Parliamentary panel extends assurance to Tamil Nadu textile industry

The anti-dumping duty and customs duty protection given for the domestic manufacturers and 18 per cent GST on MMF and 12 per cent GST on MMF yarn have been curtailing the growth of the MMF sector.

Published: 19th January 2021 07:31 PM  |   Last Updated: 19th January 2021 07:31 PM   |  A+A-

Textile mill

For representational purpose. (File photo | Reuters)


COIMBATORE: The Parliamentary Standing Committee on Labour on Tuesday assured the textile industry of considering its appeals and making suitable recommendations so that Tamil Nadu, especially Tirupur and Coimbatore, prospers in man-made fibre (MMF) textile-manufacturing.

The panel interacted with the National Committee on Textiles & Clothing (NCTC). The NCTC comprises Confederation of Indian Textile Industry (CITI), Apparel Export Promotion Council (AEPC), Cotton Textiles Export Promotion Council, Synthetic & Rayon Textiles Export Promotion Council, Powerloom Development Export Promotion Council, Indian Technical Textile Association and Tirupur Exporters Association (TEA).

NCTC coordinator T Rajkumar and AEPC chairman Dr A Sakthivel told the committee that Tamil Nadu, being the largest textile manufacturing state accounting for one-thirds of the textile business of the nation, has the potential to attract new investments.

Since the country, particularly Tamil Nadu, has reached saturation point in the manufacture of cotton textiles and clothing products, there is a scope to grab opportunities thrown by China, especially in the post-COVID-19 scenario, if a conducive policy is announced for MMF textiles and clothing products, a NCTC press release said.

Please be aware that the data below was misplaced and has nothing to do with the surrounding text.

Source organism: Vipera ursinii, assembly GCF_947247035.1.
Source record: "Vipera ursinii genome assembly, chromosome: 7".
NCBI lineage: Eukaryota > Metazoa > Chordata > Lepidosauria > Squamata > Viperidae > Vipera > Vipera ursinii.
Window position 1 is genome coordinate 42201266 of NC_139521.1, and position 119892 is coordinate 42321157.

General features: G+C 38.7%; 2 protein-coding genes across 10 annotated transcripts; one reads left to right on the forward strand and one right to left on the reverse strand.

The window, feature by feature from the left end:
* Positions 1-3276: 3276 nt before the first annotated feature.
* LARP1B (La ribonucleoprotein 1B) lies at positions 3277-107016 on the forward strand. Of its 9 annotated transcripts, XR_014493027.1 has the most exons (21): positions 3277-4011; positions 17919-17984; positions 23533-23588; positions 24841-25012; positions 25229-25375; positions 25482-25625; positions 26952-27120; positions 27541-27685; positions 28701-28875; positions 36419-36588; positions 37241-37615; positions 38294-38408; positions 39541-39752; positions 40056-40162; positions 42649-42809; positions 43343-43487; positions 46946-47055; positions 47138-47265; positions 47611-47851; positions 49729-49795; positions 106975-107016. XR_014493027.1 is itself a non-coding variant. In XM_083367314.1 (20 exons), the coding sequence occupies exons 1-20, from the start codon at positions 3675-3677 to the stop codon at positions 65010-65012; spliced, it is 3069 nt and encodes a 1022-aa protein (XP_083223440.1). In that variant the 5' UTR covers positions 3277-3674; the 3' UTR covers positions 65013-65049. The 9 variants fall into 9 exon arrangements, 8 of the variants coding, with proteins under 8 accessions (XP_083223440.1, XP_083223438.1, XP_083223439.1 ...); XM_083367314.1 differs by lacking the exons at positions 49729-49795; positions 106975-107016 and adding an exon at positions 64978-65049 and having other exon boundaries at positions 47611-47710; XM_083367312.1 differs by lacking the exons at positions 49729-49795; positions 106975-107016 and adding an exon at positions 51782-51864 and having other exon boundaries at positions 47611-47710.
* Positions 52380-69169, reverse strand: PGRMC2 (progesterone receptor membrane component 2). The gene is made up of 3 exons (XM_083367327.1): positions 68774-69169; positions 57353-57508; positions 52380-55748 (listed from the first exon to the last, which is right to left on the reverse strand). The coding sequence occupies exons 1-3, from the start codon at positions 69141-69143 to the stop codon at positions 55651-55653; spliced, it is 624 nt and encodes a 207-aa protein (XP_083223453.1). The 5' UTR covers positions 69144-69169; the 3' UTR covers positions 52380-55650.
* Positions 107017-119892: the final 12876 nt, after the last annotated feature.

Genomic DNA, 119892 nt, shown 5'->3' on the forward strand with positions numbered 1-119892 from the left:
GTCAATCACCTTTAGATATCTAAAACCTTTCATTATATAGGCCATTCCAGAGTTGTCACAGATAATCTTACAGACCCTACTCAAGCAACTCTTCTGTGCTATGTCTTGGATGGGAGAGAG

The anti-dumping duty and customs duty protection given for the domestic manufacturers and 18 per cent GST on MMF and 12 per cent GST on MMF yarn have been curtailing the growth of the MMF sector.

The country could not import even speciality fibres that are not manufactured by it under nil duty. The MMF raw materials are produced by only a few manufacturers. Cotton produced by over six million farmers does not attract any duty and made available cheaper than the international price.

MMF being expensive upto 23 per cent, there was the need to recommend removal of anti-dumping duty and also slotting the entire MMF value chain under 5 per cent GST rate on par with cotton value chain apart from addressing inverted duty structure issues at processing and capital goods.

Since the new labour codes would be implemented shortly, NCTC has sought certain amendments in the new codes to ensure ease of doing business. Fixing uniform minimum wages across the country for all trades/job roles is essential to create a level-playing field.

NCTC also appealed to the parliamentary committee to advise state governments to avoid applying Juvenile Justice Act that defines the child labour as below 18 years below while Factories Act permits employment of adolescent workers aged between 16 and 18 subject to certain conditions.

Tamil Nadu textiles and clothing industry pays highest wages rates and better welfare faclities to the workers, which was evident from millions of migrant workers coming to the state from different parts of the country and employed in the state.

The officials from the Ministry of Textiles briefed about the various schemes and recommendations made by the Ministry to facilitate global competitiveness and enhance MMF production in the country. The Parliamentary Standing Committee is chaired by Bhartruhari Mahtab and MPs K Subbarayan (Tirupur) and Shanmugam (Rajya Sabha).

They visited Tirupur and Coimbatore to study the potential for the growth of MMF textile industry.


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